Leadership is the problem and the solution: Chris Hirst

At the Pitch CMO Summit - Mumbai 2020, Chris Hirst, Global CEO, Havas Creative, spoke on leadership, organisational culture, cynicism and aligning culture to the purpose of a better bottom line

e4m by exchange4media Staff
Updated: Mar 3, 2020 5:50 PM
Pitch CMO Mumbai 2020 Chris Hirst

As advertising and marketing needs expand by the year, an abundance of leadership roles, from SEO specialists to social media moguls, emerge. Anyone can be named as a manager, but what makes a great leader? In a dynamic industry like this, the need for a good leader is imperative. Weighing in on the same at the Pitch CMO Summit - Mumbai2020, Chris Hirst, Global CEO, Havas Creative, shared these insights as he spoke on the topic, 'Ensuring Business Success In A Complex Market – How Leadership Can Redefine The Way We Operate'.

A change agent, Hirst is widely recognized as an innovative and inspirational leader with a proven track record of leading transformation. While studying at Harvard Business School, Hirst developed his now-proven approach to leadership. He believes in the principles of an open culture – where people are given permission to take risks and make mistakes.

“For me, leadership is the problem and the solution,” he remarked. Hirst’s view is that the only way to be agile is to decentralise decision-making. Furthermore, culture is another piece of the leadership puzzle that Hirst unravelled throughout his keynote.

He added that leaders need to create the right culture in order for their teams to outperform. “Culture in an organisation is the behaviour of management/leaders. Culture sets like concrete, you have to take hard physical action to change it,” he asserted. He highlighted the importance for leaders to discuss with their team, their current culture and what kind of culture they want to have.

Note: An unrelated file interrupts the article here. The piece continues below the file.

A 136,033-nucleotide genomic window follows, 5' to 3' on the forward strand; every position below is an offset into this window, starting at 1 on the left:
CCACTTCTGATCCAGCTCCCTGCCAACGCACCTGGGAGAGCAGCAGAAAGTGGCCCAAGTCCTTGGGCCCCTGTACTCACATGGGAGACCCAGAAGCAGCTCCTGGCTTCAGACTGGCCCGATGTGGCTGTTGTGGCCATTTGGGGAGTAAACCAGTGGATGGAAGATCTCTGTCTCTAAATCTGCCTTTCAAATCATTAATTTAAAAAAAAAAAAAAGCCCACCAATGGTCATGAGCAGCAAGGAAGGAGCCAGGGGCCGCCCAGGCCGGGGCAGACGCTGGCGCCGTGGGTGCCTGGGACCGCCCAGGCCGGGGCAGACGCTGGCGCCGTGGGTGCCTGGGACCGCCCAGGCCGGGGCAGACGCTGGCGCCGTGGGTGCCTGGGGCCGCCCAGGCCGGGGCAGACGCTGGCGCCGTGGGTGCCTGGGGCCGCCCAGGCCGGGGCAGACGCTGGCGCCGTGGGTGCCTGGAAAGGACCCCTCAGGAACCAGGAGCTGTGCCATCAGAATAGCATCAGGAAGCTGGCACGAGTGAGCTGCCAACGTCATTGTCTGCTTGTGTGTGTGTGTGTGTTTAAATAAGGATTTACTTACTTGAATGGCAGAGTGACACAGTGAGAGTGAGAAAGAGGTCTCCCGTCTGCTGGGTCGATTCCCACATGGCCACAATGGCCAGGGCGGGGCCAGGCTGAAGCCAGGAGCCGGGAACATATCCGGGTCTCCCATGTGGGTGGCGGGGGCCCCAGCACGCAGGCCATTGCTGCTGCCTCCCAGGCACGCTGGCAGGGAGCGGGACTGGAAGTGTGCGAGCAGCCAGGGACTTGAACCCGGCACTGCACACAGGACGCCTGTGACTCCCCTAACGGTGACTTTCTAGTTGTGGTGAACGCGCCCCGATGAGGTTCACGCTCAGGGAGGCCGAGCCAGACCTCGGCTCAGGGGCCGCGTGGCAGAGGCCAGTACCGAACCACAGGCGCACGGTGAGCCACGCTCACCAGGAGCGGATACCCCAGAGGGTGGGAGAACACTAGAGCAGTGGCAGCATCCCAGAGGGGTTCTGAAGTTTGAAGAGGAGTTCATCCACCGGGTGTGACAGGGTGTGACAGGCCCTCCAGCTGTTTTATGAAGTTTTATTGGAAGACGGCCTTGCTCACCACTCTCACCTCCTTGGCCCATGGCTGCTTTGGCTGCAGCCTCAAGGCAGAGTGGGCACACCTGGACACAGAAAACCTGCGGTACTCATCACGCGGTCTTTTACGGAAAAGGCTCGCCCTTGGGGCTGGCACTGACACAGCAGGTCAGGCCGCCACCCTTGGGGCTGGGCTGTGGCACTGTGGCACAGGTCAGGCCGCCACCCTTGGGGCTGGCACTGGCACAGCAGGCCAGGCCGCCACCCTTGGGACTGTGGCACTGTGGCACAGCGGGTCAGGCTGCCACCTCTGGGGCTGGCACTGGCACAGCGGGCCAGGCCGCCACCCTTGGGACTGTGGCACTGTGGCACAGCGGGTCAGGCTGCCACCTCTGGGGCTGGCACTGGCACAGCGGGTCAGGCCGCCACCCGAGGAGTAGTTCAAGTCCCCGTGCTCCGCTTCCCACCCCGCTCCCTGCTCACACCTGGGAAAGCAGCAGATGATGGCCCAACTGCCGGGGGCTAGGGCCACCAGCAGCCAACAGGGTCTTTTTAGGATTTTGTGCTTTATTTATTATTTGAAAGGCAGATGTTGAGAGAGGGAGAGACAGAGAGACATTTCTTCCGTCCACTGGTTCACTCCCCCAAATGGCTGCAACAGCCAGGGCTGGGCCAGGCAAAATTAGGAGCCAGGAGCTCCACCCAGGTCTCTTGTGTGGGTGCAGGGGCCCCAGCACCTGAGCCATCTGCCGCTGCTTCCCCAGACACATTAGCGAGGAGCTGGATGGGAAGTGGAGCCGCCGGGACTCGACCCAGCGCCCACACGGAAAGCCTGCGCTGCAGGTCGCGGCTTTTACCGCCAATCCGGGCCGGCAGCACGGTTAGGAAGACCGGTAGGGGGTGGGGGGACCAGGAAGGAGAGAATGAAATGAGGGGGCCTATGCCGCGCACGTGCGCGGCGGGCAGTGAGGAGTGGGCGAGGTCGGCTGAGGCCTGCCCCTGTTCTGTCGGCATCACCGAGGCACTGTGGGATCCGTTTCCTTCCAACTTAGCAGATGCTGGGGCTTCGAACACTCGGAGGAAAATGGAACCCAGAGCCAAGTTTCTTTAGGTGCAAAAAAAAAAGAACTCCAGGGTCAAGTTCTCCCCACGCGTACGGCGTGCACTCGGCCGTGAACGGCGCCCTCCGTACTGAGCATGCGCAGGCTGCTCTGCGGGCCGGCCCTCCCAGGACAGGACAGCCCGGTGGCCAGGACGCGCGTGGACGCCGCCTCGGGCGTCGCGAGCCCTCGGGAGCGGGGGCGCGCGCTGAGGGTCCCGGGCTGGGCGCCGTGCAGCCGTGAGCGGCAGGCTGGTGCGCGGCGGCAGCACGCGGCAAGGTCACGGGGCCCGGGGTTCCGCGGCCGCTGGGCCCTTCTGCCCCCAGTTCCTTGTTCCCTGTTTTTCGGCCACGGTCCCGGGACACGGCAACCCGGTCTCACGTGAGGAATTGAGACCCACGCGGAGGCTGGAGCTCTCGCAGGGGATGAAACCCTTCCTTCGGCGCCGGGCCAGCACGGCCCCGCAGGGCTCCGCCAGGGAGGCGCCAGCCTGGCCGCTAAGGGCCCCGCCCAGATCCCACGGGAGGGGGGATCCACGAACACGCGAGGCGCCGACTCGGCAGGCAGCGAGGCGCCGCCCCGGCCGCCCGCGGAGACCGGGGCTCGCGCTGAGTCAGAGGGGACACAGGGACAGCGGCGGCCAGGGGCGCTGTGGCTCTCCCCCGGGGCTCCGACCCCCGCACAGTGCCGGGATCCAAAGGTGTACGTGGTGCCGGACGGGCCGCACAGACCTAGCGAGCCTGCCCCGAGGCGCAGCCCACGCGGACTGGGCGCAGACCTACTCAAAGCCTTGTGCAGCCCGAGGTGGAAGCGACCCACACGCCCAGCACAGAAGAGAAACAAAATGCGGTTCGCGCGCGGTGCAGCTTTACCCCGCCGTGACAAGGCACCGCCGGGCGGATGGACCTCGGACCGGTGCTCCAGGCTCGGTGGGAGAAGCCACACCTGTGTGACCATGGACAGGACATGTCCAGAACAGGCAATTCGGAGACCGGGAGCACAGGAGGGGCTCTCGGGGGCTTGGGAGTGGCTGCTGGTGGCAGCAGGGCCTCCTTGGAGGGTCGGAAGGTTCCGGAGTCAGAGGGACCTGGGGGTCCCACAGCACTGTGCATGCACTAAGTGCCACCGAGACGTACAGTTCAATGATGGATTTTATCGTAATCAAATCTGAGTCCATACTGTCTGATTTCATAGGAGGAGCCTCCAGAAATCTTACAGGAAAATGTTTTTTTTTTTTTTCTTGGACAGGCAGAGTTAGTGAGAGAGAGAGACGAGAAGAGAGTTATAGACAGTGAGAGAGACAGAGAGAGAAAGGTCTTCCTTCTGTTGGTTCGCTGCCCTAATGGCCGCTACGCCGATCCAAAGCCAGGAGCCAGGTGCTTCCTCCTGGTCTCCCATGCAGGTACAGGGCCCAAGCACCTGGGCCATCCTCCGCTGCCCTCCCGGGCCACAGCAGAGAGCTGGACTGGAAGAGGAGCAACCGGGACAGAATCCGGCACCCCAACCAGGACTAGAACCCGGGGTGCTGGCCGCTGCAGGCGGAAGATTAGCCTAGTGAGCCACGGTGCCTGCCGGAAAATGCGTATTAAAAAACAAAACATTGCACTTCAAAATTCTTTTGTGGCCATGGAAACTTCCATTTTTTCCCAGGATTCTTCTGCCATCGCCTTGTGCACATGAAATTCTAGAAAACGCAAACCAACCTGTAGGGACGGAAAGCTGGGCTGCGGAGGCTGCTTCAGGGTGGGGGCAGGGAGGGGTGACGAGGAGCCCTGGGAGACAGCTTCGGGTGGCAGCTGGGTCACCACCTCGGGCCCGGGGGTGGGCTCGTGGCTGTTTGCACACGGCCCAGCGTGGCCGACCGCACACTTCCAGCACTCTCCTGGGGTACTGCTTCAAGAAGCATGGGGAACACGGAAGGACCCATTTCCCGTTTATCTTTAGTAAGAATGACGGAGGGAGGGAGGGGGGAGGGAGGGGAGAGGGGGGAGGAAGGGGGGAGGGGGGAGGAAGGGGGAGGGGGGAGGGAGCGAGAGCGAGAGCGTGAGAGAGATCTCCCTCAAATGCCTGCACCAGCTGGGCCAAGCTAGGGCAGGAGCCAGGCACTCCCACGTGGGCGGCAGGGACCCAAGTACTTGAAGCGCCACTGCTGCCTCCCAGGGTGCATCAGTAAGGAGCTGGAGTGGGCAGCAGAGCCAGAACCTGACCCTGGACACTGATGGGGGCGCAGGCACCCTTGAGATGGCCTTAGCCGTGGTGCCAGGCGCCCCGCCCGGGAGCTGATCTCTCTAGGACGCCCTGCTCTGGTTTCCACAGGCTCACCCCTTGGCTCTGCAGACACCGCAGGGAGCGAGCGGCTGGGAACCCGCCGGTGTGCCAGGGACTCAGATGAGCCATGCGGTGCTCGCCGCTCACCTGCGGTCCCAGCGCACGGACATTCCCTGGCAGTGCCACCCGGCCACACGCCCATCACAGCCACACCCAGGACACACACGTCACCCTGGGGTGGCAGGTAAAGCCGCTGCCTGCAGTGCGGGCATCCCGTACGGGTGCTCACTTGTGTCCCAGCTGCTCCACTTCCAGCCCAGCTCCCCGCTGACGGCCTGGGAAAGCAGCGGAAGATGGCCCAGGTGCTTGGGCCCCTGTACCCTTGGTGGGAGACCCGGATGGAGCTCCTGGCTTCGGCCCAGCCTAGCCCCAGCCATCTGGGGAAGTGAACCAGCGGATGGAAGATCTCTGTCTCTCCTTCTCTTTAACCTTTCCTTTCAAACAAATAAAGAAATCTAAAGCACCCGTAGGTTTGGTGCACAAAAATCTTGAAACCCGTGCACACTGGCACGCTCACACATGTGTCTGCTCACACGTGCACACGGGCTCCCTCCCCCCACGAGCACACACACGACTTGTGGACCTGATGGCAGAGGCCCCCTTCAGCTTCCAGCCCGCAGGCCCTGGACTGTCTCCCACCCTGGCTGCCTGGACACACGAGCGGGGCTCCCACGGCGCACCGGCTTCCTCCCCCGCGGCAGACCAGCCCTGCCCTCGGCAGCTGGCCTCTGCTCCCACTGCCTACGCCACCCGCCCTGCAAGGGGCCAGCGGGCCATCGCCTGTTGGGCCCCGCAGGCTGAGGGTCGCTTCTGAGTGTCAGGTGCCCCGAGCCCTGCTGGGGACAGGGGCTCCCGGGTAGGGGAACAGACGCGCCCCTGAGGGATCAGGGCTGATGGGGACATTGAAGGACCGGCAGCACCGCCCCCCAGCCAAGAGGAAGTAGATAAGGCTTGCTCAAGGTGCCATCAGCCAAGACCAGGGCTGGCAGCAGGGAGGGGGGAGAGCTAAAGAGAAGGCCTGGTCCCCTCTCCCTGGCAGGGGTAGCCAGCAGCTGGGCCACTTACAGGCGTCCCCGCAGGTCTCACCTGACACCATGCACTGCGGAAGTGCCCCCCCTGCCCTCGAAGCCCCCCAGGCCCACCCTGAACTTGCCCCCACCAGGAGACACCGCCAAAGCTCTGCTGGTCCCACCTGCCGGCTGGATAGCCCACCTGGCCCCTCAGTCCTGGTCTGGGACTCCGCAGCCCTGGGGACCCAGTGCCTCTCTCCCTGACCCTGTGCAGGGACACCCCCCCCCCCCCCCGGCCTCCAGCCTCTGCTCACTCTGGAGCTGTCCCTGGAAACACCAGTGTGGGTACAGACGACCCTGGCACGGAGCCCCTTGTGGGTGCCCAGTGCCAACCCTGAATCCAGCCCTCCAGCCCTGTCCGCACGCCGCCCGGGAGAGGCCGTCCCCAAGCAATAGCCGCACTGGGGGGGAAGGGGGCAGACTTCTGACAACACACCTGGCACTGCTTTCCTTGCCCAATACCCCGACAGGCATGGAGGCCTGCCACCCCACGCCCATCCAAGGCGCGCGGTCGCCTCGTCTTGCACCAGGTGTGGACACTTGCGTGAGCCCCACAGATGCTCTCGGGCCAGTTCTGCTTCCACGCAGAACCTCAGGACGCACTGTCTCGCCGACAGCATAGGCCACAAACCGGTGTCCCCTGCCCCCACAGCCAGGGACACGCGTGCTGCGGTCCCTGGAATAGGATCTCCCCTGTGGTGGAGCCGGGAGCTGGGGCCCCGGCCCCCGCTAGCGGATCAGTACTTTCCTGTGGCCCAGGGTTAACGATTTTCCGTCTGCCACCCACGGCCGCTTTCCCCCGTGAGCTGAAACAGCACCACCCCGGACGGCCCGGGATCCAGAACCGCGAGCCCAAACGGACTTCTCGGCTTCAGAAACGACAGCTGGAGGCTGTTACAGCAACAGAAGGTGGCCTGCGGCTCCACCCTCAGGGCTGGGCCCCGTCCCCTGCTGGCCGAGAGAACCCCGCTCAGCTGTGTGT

Apart from organisational culture, Hirst spoke of cynicism and gave some tips to align culture to purpose for a better bottom line. “There has certainly been some cynicism, frankly, around the idea of culture. In some cases, it is possibly considered by leaders to be an afterthought,” he said. “Cynicism is that gap between what you say and what you do. There is a very big gap between what businesses claim are their cultural values, for example, and what the people in the organisation or customers may think. If you do create an environment that allows your team to grow, that gives you a huge competitive advantage in a business context. And this flows to marketing and purpose," he stated.

“If this gap exists between what one organisation may claim is their purpose and the reality within their organisation, then this is a problem with authenticity. It used to be the case you could have a brand that had a certain set of values, and that brand was owned by a company that had a completely different set of values. Brands were considered to be things created and held at arm's length from the company. That is not possible anymore,” Hirst continued. He established a big opportunity for organisations to grow their brands with this, noting consumers are demanding greater authenticity within brands and demanding a sense of purpose. “I think everything is so open and publicly available to scrutiny, it is very difficult to not align brand and culture and be authentic now,” he opened up.

Hirst also advised the need for organisations to be nimble and agile Hirst pronounced the golden rules of leadership. Firstly he remarked,”We need better leaders everywhere. It's difficult but not complicated.” Moreover, he suggested that leaders be honest and ambitious and contended and that to decide is to act, stressing on the importance of clarity in a leader’s persona coupled with ambition. “An effective culture is a superpower,” he said.

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